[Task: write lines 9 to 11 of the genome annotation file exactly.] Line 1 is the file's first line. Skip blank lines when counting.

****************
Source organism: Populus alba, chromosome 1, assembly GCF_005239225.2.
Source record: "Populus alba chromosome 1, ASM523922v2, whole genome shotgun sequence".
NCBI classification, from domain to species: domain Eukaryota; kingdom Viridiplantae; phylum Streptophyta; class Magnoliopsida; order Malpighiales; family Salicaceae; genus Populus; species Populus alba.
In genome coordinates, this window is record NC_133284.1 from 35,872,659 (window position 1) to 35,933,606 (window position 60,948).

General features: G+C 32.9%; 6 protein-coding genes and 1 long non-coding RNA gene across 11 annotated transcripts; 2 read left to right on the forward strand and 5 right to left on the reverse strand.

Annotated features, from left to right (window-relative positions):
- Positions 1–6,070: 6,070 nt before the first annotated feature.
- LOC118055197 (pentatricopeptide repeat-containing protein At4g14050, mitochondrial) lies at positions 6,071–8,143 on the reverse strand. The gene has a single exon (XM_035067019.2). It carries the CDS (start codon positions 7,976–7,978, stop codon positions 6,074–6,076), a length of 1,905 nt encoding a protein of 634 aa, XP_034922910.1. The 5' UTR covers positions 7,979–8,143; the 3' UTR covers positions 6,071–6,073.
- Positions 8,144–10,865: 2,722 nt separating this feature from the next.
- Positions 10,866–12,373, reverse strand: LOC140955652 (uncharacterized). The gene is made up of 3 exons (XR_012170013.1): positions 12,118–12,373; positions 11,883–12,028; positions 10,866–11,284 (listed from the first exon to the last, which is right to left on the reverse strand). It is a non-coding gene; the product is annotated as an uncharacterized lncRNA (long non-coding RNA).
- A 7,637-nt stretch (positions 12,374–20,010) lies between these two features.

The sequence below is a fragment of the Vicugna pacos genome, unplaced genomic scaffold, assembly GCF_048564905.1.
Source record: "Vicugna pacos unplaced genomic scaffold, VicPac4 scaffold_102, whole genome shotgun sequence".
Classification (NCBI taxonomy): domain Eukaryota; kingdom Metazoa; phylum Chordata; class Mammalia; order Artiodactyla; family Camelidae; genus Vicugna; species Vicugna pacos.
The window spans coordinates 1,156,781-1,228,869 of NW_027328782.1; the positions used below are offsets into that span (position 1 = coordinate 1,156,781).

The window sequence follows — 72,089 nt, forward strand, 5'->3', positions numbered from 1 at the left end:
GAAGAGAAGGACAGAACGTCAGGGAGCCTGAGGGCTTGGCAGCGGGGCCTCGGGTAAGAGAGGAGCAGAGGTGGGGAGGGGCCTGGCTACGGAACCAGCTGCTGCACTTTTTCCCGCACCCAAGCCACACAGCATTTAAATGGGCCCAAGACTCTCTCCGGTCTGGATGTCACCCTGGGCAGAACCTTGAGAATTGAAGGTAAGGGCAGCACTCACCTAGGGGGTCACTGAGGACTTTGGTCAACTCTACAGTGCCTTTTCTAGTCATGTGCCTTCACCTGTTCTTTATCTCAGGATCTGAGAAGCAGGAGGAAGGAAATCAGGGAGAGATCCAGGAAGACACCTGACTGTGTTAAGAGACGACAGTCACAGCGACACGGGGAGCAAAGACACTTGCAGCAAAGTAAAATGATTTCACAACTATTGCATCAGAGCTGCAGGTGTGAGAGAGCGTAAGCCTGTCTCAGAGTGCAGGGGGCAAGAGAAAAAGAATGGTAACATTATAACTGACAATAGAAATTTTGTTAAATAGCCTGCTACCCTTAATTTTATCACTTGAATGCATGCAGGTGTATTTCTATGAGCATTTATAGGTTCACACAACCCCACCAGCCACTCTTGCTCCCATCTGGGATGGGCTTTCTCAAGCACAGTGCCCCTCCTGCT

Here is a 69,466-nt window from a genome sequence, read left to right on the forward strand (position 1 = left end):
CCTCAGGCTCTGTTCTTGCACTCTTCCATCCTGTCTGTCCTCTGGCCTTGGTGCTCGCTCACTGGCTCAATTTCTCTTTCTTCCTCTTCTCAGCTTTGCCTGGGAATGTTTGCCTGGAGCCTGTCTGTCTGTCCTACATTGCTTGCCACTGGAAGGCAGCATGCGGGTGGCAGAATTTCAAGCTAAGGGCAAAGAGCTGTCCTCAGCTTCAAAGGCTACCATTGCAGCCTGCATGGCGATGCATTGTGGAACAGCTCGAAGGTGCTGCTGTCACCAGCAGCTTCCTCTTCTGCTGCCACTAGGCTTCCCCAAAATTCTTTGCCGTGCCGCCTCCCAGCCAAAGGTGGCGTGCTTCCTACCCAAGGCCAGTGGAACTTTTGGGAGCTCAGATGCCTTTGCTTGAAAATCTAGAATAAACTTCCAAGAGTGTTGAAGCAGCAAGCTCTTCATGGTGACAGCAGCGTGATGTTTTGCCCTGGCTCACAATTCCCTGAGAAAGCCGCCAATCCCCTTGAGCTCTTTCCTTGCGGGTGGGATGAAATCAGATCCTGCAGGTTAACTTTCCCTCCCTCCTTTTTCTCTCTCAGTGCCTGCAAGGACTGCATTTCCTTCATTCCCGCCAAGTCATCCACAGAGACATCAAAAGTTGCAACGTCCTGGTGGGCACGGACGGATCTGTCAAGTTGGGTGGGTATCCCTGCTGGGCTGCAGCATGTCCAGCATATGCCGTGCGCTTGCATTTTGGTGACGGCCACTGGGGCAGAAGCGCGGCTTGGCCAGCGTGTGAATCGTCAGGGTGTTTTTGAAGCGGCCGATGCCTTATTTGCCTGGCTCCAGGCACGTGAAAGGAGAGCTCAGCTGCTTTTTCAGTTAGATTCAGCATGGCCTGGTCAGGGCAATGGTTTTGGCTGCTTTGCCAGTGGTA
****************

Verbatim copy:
- Positions 8,144–10,865: 2,722 nt separating this feature from the next.
- Positions 10,866–12,373, reverse strand: LOC140955652 (uncharacterized). The gene is made up of 3 exons (XR_012170013.1): positions 12,118–12,373; positions 11,883–12,028; positions 10,866–11,284 (listed from the first exon to the last, which is right to left on the reverse strand). It is a non-coding gene; the product is annotated as an uncharacterized lncRNA (long non-coding RNA).
- A 7,637-nt stretch (positions 12,374–20,010) lies between these two features.